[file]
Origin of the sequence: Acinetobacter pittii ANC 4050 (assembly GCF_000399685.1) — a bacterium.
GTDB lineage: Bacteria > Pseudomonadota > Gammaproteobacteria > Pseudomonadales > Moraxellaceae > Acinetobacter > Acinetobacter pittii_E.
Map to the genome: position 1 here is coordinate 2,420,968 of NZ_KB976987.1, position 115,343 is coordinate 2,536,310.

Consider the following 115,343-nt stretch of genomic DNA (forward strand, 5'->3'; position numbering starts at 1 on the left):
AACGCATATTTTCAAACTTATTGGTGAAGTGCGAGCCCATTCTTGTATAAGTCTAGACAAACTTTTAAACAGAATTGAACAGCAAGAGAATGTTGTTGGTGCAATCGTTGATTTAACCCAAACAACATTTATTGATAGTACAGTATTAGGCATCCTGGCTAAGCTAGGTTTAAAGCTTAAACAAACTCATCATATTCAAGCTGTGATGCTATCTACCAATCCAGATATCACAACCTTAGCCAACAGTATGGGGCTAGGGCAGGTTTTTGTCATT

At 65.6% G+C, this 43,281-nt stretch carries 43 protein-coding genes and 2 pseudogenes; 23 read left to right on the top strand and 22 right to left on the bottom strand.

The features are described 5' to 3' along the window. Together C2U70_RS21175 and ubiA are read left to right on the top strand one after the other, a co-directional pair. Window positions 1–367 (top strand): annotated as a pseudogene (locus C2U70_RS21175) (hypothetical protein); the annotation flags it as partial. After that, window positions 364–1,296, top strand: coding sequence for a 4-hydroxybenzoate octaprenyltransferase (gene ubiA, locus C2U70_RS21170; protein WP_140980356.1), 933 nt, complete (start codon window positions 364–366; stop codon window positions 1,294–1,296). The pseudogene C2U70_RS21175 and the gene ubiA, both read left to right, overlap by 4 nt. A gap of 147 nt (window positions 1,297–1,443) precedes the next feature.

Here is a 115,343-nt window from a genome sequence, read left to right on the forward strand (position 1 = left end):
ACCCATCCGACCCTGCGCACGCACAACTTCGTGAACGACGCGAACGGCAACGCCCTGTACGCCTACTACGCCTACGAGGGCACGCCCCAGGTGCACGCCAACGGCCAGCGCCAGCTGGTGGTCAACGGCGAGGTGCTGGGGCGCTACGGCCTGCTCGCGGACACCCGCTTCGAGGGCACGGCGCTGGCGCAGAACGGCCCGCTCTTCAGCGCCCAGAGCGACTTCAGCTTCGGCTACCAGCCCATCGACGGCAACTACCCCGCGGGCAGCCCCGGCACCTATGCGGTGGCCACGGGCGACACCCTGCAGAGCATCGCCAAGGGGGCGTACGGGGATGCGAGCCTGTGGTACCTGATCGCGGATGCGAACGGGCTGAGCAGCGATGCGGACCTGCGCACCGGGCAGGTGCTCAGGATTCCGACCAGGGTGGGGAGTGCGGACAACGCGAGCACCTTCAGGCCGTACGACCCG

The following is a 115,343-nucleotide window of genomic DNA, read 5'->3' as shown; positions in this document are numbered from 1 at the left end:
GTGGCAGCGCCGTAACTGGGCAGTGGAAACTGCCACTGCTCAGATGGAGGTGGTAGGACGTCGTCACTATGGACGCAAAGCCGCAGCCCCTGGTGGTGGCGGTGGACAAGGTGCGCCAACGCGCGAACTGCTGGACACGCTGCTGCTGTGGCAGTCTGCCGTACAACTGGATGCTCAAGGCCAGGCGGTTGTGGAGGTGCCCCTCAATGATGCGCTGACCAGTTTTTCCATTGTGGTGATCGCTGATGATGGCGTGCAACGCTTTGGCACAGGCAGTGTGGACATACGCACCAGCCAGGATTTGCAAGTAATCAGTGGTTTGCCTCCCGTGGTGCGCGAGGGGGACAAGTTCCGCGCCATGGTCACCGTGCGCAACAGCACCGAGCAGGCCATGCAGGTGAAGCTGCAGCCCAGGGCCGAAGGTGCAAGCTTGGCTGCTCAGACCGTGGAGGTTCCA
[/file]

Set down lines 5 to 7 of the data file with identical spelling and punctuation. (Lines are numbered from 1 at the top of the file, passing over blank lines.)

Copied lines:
AACGCATATTTTCAAACTTATTGGTGAAGTGCGAGCCCATTCTTGTATAAGTCTAGACAAACTTTTAAACAGAATTGAACAGCAAGAGAATGTTGTTGGTGCAATCGTTGATTTAACCCAAACAACATTTATTGATAGTACAGTATTAGGCATCCTGGCTAAGCTAGGTTTAAAGCTTAAACAAACTCATCATATTCAAGCTGTGATGCTATCTACCAATCCAGATATCACAACCTTAGCCAACAGTATGGGGCTAGGGCAGGTTTTTGTCATT

At 65.6% G+C, this 43,281-nt stretch carries 43 protein-coding genes and 2 pseudogenes; 23 read left to right on the top strand and 22 right to left on the bottom strand.

The features are described 5' to 3' along the window. Together C2U70_RS21175 and ubiA are read left to right on the top strand one after the other, a co-directional pair. Window positions 1–367 (top strand): annotated as a pseudogene (locus C2U70_RS21175) (hypothetical protein); the annotation flags it as partial. After that, window positions 364–1,296, top strand: coding sequence for a 4-hydroxybenzoate octaprenyltransferase (gene ubiA, locus C2U70_RS21170; protein WP_140980356.1), 933 nt, complete (start codon window positions 364–366; stop codon window positions 1,294–1,296). The pseudogene C2U70_RS21175 and the gene ubiA, both read left to right, overlap by 4 nt. A gap of 147 nt (window positions 1,297–1,443) precedes the next feature.